Published On: Mon, Aug 10th, 2020

Glorious Twelfth meaning: What is the Glorious Twelfth?

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Each year in August the Glorious Twelfth marks the start of the shooting season across the UK, and has been an important date in the country calendar for years. The day marks the beginning of the grouse hunting season, with other birds such as pheasants being hunted later in the year.

What is the Glorious Twelfth?

The Glorious Twelfth falls on August 12 each year, marking the start of the shooting season.

Grouse shooting began in the Victorian era as early as 1853 and has continued throughout the years.

Hunters seek red grouse, which can be found only in Britain and are the one of most expensive game birds.

Read More: RSPB clash with gamekeepers over missing Scots sea eagles

One is animal cruelty, as separate from the animals shot and killed – experts say other animals are poisoned, trapped or killed to protect game birds.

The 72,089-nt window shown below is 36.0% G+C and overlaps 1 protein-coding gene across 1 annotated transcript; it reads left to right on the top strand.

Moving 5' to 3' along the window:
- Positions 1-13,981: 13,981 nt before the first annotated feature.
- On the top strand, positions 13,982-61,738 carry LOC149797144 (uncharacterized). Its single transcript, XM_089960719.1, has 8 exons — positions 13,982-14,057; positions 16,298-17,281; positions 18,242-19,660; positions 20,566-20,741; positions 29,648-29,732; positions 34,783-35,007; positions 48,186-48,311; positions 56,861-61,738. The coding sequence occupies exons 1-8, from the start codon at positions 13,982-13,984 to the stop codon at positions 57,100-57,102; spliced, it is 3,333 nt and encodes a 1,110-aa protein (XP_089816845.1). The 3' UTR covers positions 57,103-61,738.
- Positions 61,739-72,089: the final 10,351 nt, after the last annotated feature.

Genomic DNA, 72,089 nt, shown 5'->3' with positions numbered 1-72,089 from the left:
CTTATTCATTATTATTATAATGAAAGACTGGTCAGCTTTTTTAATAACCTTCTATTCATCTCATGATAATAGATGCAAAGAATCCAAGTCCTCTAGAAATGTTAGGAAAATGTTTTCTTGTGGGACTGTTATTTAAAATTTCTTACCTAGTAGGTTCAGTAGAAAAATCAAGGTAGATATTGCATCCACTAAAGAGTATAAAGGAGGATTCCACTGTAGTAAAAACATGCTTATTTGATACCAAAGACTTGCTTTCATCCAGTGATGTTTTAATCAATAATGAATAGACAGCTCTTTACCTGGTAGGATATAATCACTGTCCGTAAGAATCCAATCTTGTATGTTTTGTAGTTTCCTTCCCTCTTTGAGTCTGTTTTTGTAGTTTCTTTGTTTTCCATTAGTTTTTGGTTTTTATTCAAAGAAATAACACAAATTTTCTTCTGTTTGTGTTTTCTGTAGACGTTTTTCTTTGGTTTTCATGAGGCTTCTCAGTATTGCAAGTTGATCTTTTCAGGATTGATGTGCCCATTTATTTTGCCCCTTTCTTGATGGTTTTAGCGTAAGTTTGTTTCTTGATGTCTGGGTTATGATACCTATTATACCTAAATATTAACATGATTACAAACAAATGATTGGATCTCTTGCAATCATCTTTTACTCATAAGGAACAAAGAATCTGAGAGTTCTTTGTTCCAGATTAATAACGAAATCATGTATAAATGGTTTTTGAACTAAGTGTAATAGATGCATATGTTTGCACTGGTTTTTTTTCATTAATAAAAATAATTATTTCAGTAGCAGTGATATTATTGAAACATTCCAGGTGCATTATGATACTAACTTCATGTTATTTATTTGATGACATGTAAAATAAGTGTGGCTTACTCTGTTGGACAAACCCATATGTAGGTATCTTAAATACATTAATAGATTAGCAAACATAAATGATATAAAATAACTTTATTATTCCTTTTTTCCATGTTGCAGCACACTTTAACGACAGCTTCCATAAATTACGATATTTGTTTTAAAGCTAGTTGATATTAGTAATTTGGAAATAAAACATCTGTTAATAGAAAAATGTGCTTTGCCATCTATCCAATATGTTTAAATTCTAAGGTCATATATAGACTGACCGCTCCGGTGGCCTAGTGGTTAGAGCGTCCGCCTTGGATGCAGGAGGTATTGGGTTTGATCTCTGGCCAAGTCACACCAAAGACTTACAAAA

Wild snares and traps can catch animals such as foxes, deer, stoats, deer and badgers.

The League says: “Snares are predominantly used on land where ‘game-bird’ shooting takes place, for example in upland areas in England, snares are used on 27 percent of landholdings which host shooting, compared to 0.1 percent of landholdings which do not.”

People For the Ethical Treatment of Animals (PETA) have condemned the sport for its cruelty against animals. 

PETA wrote: “According to a report by the League Against Cruel Sports, 40 percent of birds shot are wounded rather than killed outright, causing intense suffering.

“Grouse are charming, sensitive birds who can survive as far north as the Arctic circle and are devoted parents to their chicks.”

However, gamekeepers say responsible grouse moor management can, in fact, protect the environment.

The Countryside Alliance says grouse moor management plays a “key role in creating and maintaining our upland landscape”.

The pro-hunting group said: “Without grouse shooting, the landscape of many upland areas, and the communities they support, would be threatened.”



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